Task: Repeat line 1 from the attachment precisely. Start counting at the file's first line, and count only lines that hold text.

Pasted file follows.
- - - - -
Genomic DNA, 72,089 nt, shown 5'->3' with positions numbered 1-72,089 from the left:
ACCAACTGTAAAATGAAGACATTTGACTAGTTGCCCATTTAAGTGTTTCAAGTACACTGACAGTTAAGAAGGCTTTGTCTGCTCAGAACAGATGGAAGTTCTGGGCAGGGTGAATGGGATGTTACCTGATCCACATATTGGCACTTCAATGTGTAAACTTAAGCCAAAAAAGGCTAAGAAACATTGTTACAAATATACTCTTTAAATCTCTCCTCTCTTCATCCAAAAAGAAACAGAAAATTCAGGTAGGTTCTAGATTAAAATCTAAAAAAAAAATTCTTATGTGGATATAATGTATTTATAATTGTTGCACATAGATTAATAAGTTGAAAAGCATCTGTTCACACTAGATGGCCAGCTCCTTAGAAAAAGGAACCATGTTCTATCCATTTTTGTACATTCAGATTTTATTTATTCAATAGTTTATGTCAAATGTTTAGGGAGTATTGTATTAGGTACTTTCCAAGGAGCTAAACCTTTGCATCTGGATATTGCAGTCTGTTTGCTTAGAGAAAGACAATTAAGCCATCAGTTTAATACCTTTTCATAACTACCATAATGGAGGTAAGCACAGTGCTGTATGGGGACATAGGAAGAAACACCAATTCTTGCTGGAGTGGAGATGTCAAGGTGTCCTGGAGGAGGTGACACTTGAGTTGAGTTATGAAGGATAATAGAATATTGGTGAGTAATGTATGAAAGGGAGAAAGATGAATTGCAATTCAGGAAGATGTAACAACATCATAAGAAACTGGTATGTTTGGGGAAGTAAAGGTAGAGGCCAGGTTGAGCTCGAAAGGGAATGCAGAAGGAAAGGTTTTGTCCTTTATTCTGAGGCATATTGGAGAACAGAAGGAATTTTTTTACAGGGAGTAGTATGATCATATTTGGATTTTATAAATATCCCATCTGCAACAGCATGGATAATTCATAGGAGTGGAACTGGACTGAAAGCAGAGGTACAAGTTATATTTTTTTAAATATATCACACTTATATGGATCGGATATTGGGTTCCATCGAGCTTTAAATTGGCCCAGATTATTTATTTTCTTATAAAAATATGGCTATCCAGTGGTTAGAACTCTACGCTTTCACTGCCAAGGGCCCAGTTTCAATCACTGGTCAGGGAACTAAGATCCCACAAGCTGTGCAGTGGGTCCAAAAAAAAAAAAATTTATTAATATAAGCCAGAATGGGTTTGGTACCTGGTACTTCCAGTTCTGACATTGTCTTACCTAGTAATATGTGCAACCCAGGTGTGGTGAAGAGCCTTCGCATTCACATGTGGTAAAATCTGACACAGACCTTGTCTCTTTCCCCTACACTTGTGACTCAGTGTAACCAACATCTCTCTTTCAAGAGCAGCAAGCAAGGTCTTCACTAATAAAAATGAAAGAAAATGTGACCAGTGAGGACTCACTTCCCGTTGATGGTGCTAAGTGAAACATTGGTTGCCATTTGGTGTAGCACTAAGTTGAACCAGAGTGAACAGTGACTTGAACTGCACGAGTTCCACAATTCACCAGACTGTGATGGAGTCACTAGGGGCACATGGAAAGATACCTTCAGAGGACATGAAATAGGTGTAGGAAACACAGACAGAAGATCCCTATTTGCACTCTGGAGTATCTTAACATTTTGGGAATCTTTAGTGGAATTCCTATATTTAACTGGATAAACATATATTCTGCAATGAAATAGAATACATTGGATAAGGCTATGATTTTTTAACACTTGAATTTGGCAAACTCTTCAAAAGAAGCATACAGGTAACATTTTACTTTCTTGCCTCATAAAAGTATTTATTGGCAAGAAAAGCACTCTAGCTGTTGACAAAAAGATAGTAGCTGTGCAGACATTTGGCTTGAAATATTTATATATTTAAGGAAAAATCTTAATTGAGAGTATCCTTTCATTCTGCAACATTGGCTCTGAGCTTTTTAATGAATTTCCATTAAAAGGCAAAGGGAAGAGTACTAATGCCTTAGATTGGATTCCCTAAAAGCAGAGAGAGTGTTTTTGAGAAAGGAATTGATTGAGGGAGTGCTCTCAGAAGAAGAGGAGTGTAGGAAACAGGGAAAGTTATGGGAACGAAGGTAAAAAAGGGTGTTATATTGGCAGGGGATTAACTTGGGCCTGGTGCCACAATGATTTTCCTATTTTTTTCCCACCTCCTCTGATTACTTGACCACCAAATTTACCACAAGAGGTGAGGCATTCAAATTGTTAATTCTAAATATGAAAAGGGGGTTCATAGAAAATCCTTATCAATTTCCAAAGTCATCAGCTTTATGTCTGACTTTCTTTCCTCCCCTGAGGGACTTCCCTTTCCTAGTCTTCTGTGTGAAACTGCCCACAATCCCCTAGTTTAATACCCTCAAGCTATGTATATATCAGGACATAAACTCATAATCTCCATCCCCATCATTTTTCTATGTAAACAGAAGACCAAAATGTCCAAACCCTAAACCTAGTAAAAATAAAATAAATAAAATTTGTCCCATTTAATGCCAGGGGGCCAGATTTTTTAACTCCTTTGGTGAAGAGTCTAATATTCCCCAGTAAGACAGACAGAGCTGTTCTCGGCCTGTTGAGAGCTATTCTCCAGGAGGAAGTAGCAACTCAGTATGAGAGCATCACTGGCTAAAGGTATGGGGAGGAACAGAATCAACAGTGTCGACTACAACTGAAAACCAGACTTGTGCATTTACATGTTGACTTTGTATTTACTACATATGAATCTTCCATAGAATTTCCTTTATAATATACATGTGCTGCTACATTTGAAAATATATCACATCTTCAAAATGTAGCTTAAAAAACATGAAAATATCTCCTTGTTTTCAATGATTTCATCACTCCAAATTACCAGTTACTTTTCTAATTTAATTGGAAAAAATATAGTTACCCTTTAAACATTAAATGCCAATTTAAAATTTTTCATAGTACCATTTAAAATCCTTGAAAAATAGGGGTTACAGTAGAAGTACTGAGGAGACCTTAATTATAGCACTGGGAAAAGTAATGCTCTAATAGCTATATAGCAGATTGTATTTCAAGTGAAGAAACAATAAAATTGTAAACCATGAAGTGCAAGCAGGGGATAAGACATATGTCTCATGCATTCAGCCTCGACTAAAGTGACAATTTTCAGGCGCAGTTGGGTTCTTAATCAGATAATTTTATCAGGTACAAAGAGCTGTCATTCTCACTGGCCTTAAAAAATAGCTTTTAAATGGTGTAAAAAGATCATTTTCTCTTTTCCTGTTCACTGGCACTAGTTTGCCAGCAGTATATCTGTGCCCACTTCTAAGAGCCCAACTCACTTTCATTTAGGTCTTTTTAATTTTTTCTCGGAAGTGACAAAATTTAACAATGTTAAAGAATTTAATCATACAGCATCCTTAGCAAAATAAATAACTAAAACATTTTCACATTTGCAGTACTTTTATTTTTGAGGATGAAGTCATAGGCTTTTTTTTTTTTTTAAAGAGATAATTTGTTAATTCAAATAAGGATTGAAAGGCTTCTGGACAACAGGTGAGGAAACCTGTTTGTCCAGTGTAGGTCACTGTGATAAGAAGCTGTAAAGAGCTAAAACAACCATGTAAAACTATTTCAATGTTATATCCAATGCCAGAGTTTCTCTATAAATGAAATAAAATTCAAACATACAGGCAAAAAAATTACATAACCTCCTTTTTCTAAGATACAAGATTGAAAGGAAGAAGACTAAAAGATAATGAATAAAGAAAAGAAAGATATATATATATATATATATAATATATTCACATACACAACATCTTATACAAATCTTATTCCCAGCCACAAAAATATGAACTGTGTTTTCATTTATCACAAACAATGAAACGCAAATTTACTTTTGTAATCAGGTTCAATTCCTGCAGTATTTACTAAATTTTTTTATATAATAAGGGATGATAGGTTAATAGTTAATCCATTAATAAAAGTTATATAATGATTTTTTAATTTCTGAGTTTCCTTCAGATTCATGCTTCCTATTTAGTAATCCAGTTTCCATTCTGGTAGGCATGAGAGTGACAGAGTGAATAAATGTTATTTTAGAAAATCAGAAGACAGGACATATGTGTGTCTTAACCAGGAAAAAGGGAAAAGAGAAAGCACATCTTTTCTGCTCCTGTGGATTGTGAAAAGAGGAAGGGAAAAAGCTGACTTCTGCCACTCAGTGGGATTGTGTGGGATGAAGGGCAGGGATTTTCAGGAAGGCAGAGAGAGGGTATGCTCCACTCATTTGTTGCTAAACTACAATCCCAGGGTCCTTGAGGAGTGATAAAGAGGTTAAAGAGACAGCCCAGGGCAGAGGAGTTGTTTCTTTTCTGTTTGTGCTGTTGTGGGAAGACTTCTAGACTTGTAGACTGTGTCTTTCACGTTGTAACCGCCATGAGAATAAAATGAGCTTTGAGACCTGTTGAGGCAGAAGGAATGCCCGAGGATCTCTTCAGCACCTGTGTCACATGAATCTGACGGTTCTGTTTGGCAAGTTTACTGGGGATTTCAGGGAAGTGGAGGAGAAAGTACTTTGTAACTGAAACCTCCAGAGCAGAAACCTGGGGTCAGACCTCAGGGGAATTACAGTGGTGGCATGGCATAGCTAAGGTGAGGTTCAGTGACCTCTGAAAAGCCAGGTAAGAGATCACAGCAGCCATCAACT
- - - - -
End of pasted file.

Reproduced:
Genomic DNA, 72,089 nt, shown 5'->3' with positions numbered 1-72,089 from the left: